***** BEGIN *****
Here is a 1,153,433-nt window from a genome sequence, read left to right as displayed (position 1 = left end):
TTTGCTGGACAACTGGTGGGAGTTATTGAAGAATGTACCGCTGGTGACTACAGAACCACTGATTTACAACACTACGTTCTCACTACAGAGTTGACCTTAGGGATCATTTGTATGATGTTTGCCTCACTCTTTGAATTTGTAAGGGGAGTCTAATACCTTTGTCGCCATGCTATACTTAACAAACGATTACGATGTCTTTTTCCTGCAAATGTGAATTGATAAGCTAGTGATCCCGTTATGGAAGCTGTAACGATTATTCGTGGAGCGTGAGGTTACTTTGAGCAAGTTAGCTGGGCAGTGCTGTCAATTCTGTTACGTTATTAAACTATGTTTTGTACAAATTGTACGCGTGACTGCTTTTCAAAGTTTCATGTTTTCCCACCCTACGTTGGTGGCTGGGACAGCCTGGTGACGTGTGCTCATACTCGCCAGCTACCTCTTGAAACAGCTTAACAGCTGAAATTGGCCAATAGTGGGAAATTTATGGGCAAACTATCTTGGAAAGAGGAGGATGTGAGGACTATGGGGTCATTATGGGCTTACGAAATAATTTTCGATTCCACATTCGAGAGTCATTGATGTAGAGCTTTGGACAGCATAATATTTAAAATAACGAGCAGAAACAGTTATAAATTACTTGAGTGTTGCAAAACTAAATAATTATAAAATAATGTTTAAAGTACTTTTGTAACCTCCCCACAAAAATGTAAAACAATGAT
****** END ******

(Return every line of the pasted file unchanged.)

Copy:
Here is a 1,153,433-nt window from a genome sequence, read left to right as displayed (position 1 = left end):
TTTGCTGGACAACTGGTGGGAGTTATTGAAGAATGTACCGCTGGTGACTACAGAACCACTGATTTACAACACTACGTTCTCACTACAGAGTTGACCTTAGGGATCATTTGTATGATGTTTGCCTCACTCTTTGAATTTGTAAGGGGAGTCTAATACCTTTGTCGCCATGCTATACTTAACAAACGATTACGATGTCTTTTTCCTGCAAATGTGAATTGATAAGCTAGTGATCCCGTTATGGAAGCTGTAACGATTATTCGTGGAGCGTGAGGTTACTTTGAGCAAGTTAGCTGGGCAGTGCTGTCAATTCTGTTACGTTATTAAACTATGTTTTGTACAAATTGTACGCGTGACTGCTTTTCAAAGTTTCATGTTTTCCCACCCTACGTTGGTGGCTGGGACAGCCTGGTGACGTGTGCTCATACTCGCCAGCTACCTCTTGAAACAGCTTAACAGCTGAAATTGGCCAATAGTGGGAAATTTATGGGCAAACTATCTTGGAAAGAGGAGGATGTGAGGACTATGGGGTCATTATGGGCTTACGAAATAATTTTCGATTCCACATTCGAGAGTCATTGATGTAGAGCTTTGGACAGCATAATATTTAAAATAACGAGCAGAAACAGTTATAAATTACTTGAGTGTTGCAAAACTAAATAATTATAAAATAATGTTTAAAGTACTTTTGTAACCTCCCCACAAAAATGTAAAACAATGAT